What does a guy do after two weeks on the road hunting in front of television cameras? Um, well, it was opening weekend of chukar and valley quail season, so take a wild guess.
Despite viruses (two out of three of us), sweltering weather, traffic jams and honey-do’s, we convened in the usual place for the usual activities. The upshot? Challenging. Fewer birds, scattered from valley floors to rocky peaks and everywhere in between. Young birds (multiple hatches, we hoped) seemed to dematerialize after vigorous chases. Dry beds where creeks usually provide life-giving fluid to animals great and small.
Birds flew – virtually always away from me, but Dave and Mike got shots. As the sun climbed, so did we … into the lava rock that seemed to hold vestigial heat from it’s original source. We heard chukars, flew many at a distance, ultimately earning a few long and desperate shots.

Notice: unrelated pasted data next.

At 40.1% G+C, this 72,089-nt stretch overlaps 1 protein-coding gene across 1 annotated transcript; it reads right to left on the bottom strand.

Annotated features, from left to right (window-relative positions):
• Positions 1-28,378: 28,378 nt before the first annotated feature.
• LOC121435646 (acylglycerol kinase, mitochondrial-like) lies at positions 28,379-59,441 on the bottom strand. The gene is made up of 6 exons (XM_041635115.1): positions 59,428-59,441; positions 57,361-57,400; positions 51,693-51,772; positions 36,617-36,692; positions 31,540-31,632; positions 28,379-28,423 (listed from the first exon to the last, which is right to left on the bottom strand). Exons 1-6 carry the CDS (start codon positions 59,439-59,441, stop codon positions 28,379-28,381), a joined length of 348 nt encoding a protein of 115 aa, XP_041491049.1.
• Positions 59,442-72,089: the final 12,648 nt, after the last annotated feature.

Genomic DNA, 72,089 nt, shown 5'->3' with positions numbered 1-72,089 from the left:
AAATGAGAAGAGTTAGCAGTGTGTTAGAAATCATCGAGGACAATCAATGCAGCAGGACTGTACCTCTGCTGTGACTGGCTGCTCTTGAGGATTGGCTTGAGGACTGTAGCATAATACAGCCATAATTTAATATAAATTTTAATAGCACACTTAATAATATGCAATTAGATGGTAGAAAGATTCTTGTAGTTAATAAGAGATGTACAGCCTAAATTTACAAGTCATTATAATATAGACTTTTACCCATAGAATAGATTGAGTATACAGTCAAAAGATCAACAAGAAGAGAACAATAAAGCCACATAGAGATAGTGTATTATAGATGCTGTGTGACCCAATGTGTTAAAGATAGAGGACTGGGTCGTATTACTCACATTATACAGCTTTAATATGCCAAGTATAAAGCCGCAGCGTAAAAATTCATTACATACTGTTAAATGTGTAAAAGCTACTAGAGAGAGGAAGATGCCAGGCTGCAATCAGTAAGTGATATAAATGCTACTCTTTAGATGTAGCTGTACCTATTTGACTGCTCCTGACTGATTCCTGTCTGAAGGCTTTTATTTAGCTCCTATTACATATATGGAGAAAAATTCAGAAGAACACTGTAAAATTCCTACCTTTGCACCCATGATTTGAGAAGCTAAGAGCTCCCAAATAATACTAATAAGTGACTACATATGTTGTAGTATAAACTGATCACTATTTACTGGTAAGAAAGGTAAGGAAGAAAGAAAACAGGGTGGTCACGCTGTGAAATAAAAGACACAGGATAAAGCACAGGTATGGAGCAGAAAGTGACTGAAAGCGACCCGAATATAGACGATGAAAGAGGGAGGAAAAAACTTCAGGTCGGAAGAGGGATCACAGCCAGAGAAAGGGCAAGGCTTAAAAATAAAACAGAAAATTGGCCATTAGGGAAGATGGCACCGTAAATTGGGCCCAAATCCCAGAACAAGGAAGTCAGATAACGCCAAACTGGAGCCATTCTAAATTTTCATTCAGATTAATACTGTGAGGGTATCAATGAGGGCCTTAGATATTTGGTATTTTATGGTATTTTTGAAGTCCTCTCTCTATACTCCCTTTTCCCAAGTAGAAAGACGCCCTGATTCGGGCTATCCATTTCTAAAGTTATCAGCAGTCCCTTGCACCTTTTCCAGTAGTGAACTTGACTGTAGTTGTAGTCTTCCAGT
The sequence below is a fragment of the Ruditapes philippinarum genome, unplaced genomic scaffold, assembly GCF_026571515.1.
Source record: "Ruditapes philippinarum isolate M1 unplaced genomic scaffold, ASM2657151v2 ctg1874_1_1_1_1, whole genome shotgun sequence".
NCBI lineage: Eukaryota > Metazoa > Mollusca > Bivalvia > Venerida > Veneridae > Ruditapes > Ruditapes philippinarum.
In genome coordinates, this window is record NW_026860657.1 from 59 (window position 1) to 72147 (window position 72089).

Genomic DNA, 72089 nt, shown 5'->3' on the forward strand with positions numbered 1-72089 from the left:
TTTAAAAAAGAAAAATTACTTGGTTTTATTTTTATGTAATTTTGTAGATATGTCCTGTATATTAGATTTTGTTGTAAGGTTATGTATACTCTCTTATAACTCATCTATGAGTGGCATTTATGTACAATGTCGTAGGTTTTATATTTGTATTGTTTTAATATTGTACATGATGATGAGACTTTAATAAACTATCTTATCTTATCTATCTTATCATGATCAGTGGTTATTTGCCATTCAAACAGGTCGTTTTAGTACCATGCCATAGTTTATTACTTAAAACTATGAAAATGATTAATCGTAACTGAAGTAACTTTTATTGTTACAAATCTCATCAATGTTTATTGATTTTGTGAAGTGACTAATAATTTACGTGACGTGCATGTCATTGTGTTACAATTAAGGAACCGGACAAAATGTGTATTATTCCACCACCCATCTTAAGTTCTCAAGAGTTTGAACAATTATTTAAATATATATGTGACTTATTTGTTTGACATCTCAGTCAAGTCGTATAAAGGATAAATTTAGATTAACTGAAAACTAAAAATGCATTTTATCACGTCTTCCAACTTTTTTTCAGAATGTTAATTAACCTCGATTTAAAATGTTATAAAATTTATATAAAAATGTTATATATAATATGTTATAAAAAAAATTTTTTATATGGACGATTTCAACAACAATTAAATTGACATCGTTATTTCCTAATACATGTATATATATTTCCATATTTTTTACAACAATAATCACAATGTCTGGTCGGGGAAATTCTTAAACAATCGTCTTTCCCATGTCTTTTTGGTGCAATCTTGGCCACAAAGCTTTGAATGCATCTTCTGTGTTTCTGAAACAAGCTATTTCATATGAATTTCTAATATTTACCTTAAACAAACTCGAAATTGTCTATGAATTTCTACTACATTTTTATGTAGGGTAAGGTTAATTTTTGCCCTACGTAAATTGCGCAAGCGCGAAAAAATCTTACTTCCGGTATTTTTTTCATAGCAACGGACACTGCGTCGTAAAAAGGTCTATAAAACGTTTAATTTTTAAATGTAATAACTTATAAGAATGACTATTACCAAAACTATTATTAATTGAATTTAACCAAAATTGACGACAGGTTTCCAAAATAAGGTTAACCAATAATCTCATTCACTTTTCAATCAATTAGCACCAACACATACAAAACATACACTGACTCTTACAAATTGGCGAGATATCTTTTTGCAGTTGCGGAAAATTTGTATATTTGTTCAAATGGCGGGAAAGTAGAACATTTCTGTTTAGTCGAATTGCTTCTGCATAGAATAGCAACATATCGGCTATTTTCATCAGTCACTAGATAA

The next day, more of the same, Buddy and Manny racing in a doggie pas de deux, sometimes in unison, other times mirror images on opposite sides of the draw. As Mike and I wheezed up a slope Buddy locked solid, uphill from a flat boulder a football field’s length away. We hightailed it, still slower than the rattled nerves of a trio of partridges. They skirted the ridge. We followed, sidehilling over shale and sloppy soil. We flew that bunch twice more, me taking a couple Hail Mary shots to no effect.
When both dogs sought the scant shade of boulders every time we slowed, I knew it was time to head for camp and the creek, and call it a day. A small rattlesnake reminded me how warm and early it was in the season, standing (slithering?) his ground as I directed dogs away and left him to his quest for a den.
The small pool in the stream was a welcome sight to all parties, dogs slurping and splashing in relief and joy – their human, too.